The state programs, which provide rental subsidies to individuals, are also short term band aids that do not appear to have solved the problem, but rather may be making it worse by increasing the funds available for the demand side of the housing equation, which further drives up rates on rental units.
Based on what we were able to learn, it appears that government spending on housing would be better spent on funding the creation of housing units and enabling the acquisition of them by their tenants. Then do a sort of price stabilization of the housing unit, so that the price of said unit goes up at a controlled rate and the owner can sell it for any amount up to that price to another person who will occupy that residence as their primary home and agree to the same pricing controls on the resale price of the home. In this manner each new unit of affordable housing built, remains an affordable housing unit.
This is just an idea and there are plenty of details that would have to be worked out, but it would begin to correct the skew to subsidizing the wealthy ownership of housing units to enabling the citizenry to own their housing units.
21st Century Homestead Act: Enable Tenants to Acquire Equity
The modern equivalent of Lincoln's Homestead Act might be to do something along the lines of enabling home ownership by requiring the new tenant / owners to meet certain conditions of homeownership, in a manner similar to being approved for a home loan and / or meeting the requirements of a long term tenant. A bit like the Homestead Act, require them to occupy the unit as their primary residence [and owning no other property] for a minimum length of time before they can resell at a price stabilized [like rent stabilized] rate.
The financial folks could configure the financial cash flow streams such that some measure of the monthly rent would be allocated toward equity to enable ultimate home ownership of the unit by the approved tenant over a number of years. This would be the equivalent of giving tax breaks to the citizenry of Queens & NYC, in a manner comparable to the multi-year tax abatements given to multi-billionaire real estate developers by prior administrations.
Creating Wealth From Air & the Economics of Tenant Home Ownership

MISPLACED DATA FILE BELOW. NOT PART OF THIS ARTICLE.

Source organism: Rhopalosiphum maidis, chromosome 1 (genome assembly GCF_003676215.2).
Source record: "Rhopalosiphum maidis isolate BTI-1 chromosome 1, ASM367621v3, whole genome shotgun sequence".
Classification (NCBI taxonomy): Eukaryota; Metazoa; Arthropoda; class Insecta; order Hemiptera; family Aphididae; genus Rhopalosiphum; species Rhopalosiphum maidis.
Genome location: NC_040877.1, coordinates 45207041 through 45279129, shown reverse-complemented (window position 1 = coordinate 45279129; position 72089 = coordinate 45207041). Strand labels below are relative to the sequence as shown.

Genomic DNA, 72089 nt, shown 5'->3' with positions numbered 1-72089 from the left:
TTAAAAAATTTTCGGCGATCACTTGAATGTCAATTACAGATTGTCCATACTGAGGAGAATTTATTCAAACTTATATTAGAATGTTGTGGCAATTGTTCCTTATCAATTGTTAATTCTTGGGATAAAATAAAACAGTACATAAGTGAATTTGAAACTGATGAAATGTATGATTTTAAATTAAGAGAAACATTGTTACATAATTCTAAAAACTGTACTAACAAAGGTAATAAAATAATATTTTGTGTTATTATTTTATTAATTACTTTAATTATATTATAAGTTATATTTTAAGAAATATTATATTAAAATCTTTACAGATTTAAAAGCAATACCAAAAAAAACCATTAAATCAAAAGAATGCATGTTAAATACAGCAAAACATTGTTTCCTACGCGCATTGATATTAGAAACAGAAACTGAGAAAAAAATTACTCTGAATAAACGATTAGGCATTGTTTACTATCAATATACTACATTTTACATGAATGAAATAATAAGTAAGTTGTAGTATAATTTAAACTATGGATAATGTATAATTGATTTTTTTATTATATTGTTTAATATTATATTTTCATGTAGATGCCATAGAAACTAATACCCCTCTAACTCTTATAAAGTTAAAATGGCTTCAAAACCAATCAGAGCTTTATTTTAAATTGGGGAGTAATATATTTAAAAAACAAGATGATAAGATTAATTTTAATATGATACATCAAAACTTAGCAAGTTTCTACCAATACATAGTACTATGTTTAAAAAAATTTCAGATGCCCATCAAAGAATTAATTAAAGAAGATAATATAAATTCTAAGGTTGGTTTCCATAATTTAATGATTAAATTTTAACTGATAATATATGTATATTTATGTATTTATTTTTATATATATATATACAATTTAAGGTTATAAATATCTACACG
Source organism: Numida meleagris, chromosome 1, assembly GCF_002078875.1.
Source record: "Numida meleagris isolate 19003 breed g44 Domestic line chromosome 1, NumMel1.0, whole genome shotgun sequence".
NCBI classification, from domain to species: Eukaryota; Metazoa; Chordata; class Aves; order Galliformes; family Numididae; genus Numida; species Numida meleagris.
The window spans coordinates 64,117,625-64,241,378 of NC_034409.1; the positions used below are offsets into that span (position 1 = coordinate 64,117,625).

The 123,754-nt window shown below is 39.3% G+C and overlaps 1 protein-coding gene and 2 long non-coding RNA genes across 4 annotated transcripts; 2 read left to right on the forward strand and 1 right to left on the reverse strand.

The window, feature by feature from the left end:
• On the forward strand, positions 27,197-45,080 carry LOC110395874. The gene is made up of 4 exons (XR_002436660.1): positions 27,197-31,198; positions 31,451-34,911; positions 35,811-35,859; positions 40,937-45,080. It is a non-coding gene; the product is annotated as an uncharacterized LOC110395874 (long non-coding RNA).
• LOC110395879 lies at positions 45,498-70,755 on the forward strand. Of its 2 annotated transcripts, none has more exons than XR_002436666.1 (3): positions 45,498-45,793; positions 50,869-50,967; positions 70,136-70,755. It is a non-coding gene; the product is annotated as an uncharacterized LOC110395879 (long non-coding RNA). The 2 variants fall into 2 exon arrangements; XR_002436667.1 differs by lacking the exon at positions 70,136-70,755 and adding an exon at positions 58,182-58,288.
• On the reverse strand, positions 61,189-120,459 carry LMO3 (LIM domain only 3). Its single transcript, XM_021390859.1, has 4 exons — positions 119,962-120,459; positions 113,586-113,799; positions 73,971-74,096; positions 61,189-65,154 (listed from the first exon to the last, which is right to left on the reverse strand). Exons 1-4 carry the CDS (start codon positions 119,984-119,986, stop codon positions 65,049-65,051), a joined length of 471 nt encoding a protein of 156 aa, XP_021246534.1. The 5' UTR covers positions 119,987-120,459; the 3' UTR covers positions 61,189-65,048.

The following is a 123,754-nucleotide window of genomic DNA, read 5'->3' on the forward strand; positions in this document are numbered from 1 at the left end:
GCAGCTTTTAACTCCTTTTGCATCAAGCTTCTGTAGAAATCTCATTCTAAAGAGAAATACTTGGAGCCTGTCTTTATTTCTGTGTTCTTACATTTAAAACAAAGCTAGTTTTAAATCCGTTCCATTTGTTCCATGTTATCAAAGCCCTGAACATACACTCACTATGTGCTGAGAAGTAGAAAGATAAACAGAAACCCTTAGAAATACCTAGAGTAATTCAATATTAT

Going back to Wilbur J. Wilgus' statement referenced in the prior report - the government can create wealth from the air by building up. As mentioned previously at a recent real estate conference one of the developers told me that the incremental cost of adding another floor is a very, very modest expense that carries with it a very high incremental return on investment.
The Economics Of Making Queens Home Ownership Possible
City and State governments are in a position to begin to break the recurring affordable housing cycle by doing something equivalent to Lincoln's Homestead Act and enable folks to buy the property based on a certain set of conditions.
Let's examine the economics starting with the chart at right showing the incomes of home owners versus renters. Renters tend to be younger and have lower income and oftentimes don't have a lot of assets with which to make a downpayment on a home.
The government has a number of variables with which to work in creating truly affordable housing and making the economics work. Perhaps the biggest variable is in how high it builds up and which affects the number of units it creates to rent / sell. The higher a building rises, the lower the average cost per unit. The lower the cost per unit, the lower the initial investments and ongoing payments required to support ownership.
Financial Calculations of Creating a New Class of Home Owners
Rough Draft Example. Home owners get tax breaks, as all of the interest on the home loan is tax deductible.
So if you make $55,000 per year [roughly median income] and you buy a unit for $350,000 which is 100% financed at a 4% interest rate on a 30 year fixed loan the payments are about $1657 per month. And let's say the purchase price included the payment of a separate $50,000 loan to the government in lieu of the down payment.
Let's assume you pay taxes of 17% federal, 7% state and 3% city, so rounding up - let's say about a 30% tax rate.